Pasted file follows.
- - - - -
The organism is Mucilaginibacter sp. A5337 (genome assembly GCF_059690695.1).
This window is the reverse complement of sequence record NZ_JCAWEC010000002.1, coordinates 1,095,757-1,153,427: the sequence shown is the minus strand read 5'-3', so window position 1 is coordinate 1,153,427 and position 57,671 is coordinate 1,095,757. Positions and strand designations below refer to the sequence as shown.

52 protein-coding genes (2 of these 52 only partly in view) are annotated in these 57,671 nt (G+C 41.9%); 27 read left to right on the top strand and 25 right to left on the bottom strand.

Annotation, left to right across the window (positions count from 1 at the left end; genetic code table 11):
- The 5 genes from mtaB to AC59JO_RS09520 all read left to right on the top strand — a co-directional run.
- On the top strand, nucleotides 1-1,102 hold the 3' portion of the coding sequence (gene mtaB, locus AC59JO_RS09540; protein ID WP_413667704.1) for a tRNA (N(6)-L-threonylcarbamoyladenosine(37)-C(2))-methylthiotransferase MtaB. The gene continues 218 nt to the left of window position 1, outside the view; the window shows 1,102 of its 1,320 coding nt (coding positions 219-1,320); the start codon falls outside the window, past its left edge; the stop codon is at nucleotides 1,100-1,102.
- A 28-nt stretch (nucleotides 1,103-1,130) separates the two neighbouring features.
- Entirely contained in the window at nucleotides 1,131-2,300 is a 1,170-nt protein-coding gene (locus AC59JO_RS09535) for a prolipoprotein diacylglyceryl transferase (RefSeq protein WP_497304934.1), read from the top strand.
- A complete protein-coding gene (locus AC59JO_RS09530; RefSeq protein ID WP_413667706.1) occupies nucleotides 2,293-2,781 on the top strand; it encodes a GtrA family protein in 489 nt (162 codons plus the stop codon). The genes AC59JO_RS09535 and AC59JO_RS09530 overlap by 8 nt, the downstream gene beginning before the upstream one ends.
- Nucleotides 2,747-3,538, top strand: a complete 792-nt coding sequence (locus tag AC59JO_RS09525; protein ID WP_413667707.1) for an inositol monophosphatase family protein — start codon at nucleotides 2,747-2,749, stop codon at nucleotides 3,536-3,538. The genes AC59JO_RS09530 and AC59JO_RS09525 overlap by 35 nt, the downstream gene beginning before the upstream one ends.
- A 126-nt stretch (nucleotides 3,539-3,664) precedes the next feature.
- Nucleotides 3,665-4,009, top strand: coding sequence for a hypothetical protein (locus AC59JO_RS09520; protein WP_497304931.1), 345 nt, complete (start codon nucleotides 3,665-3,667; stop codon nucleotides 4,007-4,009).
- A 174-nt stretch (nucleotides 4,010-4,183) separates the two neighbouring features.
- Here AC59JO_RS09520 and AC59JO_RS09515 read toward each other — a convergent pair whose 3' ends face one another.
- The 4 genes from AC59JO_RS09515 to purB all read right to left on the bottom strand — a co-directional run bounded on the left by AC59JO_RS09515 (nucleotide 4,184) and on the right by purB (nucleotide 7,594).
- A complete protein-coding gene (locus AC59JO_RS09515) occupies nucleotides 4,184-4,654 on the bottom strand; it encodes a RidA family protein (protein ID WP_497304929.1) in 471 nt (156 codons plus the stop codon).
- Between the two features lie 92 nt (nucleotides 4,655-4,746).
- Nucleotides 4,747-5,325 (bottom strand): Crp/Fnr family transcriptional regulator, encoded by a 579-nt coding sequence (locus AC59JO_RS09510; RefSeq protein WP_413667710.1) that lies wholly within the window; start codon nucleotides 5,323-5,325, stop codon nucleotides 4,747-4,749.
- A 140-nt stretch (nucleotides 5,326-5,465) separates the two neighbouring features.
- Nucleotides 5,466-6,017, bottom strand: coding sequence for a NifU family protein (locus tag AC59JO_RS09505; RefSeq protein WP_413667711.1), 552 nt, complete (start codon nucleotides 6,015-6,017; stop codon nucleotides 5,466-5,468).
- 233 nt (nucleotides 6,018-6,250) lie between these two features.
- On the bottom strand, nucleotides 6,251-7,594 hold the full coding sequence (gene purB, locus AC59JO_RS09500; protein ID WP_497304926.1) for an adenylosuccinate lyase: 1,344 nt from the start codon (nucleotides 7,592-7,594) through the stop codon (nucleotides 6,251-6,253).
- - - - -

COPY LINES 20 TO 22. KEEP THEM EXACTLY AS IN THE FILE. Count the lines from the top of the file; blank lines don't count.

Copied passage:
- Nucleotides 5,466-6,017, bottom strand: coding sequence for a NifU family protein (locus tag AC59JO_RS09505; RefSeq protein WP_413667711.1), 552 nt, complete (start codon nucleotides 6,015-6,017; stop codon nucleotides 5,466-5,468).
- 233 nt (nucleotides 6,018-6,250) lie between these two features.
- On the bottom strand, nucleotides 6,251-7,594 hold the full coding sequence (gene purB, locus AC59JO_RS09500; protein ID WP_497304926.1) for an adenylosuccinate lyase: 1,344 nt from the start codon (nucleotides 7,592-7,594) through the stop codon (nucleotides 6,251-6,253).